Physicians in boutique practices should clearly disclose the terms of their relationship to patients, according to a report that will be considered by the AMA House of Delegates at its annual meeting in Chicago, to begin Saturday.
Boutique practices, which the AMA calls "retainer practices," offer longer visits, continuous availability by phone or pager, counseling for healthy lifestyles and other customized services in exchange for an additional fee.
In its report, the AMA Council on Ethical and Judicial Affairs recommends that boutique physicians must present the terms of the retainer contract "in an honest manner and must not exert undue pressure on patients to agree to the arrangement."
The contract should "separate clearly special services and amenities from reimbursable medical services," it adds.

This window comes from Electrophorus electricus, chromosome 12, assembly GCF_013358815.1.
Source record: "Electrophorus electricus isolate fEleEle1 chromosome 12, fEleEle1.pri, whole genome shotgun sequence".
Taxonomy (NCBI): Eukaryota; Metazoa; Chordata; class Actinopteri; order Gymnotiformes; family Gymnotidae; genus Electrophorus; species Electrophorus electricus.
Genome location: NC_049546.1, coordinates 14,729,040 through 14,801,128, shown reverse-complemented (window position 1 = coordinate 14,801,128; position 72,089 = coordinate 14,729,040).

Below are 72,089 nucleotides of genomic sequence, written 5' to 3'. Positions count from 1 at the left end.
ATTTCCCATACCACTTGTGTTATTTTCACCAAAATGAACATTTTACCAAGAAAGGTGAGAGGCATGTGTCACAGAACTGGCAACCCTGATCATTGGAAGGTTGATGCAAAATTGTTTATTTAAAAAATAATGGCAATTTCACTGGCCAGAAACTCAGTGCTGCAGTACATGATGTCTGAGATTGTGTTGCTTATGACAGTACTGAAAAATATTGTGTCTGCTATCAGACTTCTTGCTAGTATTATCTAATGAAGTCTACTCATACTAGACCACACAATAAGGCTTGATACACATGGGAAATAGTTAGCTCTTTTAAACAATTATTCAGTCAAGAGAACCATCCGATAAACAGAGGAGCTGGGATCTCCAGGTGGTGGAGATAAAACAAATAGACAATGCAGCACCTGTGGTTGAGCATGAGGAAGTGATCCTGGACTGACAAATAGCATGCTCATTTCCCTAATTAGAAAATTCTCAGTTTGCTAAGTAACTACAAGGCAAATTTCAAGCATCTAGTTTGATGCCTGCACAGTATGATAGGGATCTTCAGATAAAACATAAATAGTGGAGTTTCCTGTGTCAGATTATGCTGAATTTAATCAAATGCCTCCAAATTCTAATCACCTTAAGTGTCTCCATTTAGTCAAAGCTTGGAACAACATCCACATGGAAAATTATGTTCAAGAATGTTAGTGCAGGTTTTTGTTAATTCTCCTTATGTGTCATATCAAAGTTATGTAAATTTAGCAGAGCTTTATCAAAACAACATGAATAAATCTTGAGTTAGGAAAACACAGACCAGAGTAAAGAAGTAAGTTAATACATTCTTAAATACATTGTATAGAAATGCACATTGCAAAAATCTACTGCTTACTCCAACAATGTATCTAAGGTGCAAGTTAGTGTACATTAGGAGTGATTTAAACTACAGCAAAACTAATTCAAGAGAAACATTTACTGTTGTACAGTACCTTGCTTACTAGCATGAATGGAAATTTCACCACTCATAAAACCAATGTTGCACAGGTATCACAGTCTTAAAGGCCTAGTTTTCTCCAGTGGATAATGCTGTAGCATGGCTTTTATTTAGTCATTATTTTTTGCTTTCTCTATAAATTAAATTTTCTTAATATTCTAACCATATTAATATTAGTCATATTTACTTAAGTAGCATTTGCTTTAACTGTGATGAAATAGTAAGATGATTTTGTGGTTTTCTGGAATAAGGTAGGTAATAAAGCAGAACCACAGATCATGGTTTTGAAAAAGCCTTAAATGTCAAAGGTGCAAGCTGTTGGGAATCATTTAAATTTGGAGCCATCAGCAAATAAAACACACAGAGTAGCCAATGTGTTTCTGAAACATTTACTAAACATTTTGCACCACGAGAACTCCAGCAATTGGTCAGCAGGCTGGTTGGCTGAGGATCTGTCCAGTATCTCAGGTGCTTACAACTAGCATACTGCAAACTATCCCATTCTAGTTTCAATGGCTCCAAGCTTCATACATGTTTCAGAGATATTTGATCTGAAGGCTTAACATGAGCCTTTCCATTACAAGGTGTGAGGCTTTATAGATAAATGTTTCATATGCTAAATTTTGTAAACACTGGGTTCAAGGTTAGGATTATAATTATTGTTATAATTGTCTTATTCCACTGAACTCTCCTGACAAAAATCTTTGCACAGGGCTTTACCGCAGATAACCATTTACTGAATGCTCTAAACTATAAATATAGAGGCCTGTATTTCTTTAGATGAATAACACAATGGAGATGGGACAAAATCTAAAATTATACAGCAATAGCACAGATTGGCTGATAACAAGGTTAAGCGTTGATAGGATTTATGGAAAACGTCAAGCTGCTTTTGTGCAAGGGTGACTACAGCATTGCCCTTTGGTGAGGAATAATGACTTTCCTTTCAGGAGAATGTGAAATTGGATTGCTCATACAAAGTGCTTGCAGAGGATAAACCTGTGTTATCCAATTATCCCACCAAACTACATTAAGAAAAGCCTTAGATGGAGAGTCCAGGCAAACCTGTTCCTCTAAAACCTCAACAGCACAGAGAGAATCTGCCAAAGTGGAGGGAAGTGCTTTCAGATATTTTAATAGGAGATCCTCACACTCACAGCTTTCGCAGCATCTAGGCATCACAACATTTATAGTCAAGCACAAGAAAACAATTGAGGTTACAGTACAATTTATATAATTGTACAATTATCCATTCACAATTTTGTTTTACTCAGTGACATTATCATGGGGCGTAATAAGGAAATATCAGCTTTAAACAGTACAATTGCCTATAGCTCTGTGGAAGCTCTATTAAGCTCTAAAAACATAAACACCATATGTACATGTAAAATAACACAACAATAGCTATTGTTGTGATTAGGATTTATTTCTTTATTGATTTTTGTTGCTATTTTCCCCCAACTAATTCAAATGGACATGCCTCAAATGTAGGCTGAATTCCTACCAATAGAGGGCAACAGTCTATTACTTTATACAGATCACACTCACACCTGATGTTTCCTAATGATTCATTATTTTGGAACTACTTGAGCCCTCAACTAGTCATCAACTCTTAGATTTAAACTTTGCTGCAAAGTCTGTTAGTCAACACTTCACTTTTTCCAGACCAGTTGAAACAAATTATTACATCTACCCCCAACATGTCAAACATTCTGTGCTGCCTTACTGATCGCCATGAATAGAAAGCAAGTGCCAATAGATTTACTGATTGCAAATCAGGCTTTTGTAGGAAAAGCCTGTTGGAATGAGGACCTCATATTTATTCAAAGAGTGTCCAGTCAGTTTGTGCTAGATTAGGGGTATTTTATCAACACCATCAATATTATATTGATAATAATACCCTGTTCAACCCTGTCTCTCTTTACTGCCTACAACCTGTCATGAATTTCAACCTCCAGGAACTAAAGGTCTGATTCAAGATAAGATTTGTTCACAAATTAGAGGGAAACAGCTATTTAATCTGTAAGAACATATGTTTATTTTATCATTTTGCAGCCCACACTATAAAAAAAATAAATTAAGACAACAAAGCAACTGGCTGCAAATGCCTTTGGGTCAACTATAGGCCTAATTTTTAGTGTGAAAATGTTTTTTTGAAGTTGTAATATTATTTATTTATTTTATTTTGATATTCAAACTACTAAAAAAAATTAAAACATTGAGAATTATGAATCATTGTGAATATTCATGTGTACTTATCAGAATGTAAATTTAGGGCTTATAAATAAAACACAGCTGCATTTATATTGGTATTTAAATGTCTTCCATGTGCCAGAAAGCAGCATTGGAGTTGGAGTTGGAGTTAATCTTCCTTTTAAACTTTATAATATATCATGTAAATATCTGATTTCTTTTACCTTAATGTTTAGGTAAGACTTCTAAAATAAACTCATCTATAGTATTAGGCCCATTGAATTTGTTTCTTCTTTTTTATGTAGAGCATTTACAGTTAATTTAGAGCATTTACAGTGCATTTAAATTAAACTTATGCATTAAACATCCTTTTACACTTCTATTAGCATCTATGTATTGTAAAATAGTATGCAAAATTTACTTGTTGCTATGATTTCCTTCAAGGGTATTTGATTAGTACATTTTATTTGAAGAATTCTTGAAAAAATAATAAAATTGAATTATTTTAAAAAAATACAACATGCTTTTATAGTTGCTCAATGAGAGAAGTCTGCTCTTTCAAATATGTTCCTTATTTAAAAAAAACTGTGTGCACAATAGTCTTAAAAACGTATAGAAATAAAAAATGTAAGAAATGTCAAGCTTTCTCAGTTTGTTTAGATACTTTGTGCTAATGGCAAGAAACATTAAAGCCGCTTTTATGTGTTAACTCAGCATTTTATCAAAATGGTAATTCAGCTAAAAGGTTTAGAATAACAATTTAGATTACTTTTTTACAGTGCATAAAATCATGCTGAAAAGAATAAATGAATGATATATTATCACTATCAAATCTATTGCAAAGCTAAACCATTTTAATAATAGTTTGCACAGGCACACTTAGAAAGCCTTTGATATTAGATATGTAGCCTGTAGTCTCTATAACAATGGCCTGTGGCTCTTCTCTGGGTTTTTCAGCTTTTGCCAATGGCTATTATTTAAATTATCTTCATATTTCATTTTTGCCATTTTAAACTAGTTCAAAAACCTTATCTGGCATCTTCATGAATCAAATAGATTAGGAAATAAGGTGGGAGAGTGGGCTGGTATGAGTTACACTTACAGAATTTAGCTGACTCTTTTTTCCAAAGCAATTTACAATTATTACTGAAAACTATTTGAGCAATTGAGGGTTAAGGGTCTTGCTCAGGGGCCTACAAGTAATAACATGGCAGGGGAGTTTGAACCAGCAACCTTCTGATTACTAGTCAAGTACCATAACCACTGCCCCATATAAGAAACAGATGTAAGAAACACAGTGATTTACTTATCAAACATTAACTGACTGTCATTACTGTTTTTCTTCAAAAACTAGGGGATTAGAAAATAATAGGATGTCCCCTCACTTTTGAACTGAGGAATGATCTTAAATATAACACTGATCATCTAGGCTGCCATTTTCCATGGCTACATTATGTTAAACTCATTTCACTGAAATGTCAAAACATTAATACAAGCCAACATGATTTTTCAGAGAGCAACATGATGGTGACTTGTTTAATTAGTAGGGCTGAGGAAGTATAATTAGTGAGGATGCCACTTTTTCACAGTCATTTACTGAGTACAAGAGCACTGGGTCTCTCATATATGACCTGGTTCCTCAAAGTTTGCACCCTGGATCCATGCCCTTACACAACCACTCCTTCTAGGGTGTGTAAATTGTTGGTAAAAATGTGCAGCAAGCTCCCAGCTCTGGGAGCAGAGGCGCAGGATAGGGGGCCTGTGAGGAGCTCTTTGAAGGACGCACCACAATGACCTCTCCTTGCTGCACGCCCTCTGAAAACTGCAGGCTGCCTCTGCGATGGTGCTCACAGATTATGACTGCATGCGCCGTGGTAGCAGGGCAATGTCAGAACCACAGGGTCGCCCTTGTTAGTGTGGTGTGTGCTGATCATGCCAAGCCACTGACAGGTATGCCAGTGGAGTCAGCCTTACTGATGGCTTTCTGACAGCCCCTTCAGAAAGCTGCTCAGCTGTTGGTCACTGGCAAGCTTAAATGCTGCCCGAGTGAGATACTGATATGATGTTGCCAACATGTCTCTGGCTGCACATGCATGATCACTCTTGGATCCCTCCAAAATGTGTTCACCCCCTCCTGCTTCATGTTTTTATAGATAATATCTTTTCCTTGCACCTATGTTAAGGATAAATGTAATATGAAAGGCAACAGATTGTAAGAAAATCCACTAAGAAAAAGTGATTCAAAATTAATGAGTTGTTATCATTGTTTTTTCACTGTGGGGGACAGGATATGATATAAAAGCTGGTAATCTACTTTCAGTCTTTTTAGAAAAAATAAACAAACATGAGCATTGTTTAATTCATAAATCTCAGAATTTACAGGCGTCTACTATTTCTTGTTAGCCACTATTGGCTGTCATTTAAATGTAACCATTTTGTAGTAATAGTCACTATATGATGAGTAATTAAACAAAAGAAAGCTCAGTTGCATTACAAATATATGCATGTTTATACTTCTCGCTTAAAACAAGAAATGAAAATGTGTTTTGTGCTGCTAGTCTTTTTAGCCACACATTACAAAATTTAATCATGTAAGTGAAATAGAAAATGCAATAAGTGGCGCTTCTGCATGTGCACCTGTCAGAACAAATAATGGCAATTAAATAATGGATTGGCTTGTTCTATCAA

The physician should disclose any "knowledge that the patient's healthcare insurance coverage will be compromised by the retainer contract."
Also, "it is important that a retainer contract not be promoted as a promise for more or better diagnostic and therapeutic services," the report says.
It adds that physicians who continue to have nonboutique patients "most be particularly diligent to offer the same standard of diagnostic and therapeutics services to both categories of patient."
And if physicians drop traditional patients to start a boutique practice, they must facilitate transfer of those patients to other physicians, the report advises.